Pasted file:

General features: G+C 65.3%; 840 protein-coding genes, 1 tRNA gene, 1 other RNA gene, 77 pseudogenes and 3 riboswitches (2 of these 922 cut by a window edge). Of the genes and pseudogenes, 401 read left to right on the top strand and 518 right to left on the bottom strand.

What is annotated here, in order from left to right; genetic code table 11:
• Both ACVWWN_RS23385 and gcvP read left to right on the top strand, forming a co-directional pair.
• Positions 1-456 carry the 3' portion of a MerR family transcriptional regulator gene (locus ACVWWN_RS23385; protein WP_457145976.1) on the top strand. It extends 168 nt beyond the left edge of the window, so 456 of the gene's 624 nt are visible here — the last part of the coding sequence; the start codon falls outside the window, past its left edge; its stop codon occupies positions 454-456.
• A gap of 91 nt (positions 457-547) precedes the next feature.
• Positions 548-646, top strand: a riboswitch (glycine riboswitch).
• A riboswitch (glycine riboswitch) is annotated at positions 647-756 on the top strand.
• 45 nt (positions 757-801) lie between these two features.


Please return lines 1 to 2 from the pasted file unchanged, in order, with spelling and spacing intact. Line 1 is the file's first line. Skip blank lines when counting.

General features: G+C 65.3%; 840 protein-coding genes, 1 tRNA gene, 1 other RNA gene, 77 pseudogenes and 3 riboswitches (2 of these 922 cut by a window edge). Of the genes and pseudogenes, 401 read left to right on the top strand and 518 right to left on the bottom strand.

What is annotated here, in order from left to right; genetic code table 11: